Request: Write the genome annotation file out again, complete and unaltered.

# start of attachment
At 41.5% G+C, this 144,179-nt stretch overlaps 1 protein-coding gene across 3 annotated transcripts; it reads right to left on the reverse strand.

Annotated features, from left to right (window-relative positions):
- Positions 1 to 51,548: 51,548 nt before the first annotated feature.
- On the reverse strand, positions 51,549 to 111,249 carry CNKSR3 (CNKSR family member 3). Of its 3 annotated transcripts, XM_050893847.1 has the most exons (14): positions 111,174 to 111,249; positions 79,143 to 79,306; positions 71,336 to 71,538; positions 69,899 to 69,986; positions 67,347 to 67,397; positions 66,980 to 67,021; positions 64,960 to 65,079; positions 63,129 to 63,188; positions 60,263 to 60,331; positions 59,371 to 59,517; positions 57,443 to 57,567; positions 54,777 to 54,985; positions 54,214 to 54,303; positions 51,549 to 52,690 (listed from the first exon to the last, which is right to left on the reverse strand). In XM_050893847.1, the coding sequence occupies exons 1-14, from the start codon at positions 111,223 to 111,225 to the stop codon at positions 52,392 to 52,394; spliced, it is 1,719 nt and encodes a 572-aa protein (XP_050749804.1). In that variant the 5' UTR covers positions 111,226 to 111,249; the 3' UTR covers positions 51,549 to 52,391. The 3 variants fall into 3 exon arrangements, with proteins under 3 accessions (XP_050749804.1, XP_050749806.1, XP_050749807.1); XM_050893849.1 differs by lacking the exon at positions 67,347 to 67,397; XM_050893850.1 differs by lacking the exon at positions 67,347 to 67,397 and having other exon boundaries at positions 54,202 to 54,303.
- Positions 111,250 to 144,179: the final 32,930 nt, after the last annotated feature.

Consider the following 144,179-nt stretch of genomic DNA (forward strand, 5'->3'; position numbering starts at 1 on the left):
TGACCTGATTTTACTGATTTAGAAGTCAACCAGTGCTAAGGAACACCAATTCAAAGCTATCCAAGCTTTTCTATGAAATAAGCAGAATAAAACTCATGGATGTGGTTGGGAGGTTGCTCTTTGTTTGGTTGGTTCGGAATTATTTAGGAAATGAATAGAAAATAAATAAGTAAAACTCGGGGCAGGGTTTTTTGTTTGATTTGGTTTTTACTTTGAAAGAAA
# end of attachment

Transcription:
At 41.5% G+C, this 144,179-nt stretch overlaps 1 protein-coding gene across 3 annotated transcripts; it reads right to left on the reverse strand.

Annotated features, from left to right (window-relative positions):
- Positions 1 to 51,548: 51,548 nt before the first annotated feature.
- On the reverse strand, positions 51,549 to 111,249 carry CNKSR3 (CNKSR family member 3). Of its 3 annotated transcripts, XM_050893847.1 has the most exons (14): positions 111,174 to 111,249; positions 79,143 to 79,306; positions 71,336 to 71,538; positions 69,899 to 69,986; positions 67,347 to 67,397; positions 66,980 to 67,021; positions 64,960 to 65,079; positions 63,129 to 63,188; positions 60,263 to 60,331; positions 59,371 to 59,517; positions 57,443 to 57,567; positions 54,777 to 54,985; positions 54,214 to 54,303; positions 51,549 to 52,690 (listed from the first exon to the last, which is right to left on the reverse strand). In XM_050893847.1, the coding sequence occupies exons 1-14, from the start codon at positions 111,223 to 111,225 to the stop codon at positions 52,392 to 52,394; spliced, it is 1,719 nt and encodes a 572-aa protein (XP_050749804.1). In that variant the 5' UTR covers positions 111,226 to 111,249; the 3' UTR covers positions 51,549 to 52,391. The 3 variants fall into 3 exon arrangements, with proteins under 3 accessions (XP_050749804.1, XP_050749806.1, XP_050749807.1); XM_050893849.1 differs by lacking the exon at positions 67,347 to 67,397; XM_050893850.1 differs by lacking the exon at positions 67,347 to 67,397 and having other exon boundaries at positions 54,202 to 54,303.
- Positions 111,250 to 144,179: the final 32,930 nt, after the last annotated feature.

Consider the following 144,179-nt stretch of genomic DNA (forward strand, 5'->3'; position numbering starts at 1 on the left):
TGACCTGATTTTACTGATTTAGAAGTCAACCAGTGCTAAGGAACACCAATTCAAAGCTATCCAAGCTTTTCTATGAAATAAGCAGAATAAAACTCATGGATGTGGTTGGGAGGTTGCTCTTTGTTTGGTTGGTTCGGAATTATTTAGGAAATGAATAGAAAATAAATAAGTAAAACTCGGGGCAGGGTTTTTTGTTTGATTTGGTTTTTACTTTGAAAGAAA